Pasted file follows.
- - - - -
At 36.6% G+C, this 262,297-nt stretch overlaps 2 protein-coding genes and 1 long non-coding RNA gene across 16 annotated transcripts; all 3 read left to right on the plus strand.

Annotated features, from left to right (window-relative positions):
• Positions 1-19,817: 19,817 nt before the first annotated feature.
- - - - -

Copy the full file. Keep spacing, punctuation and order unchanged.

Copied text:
At 36.6% G+C, this 262,297-nt stretch overlaps 2 protein-coding genes and 1 long non-coding RNA gene across 16 annotated transcripts; all 3 read left to right on the plus strand.

Annotated features, from left to right (window-relative positions):
• Positions 1-19,817: 19,817 nt before the first annotated feature.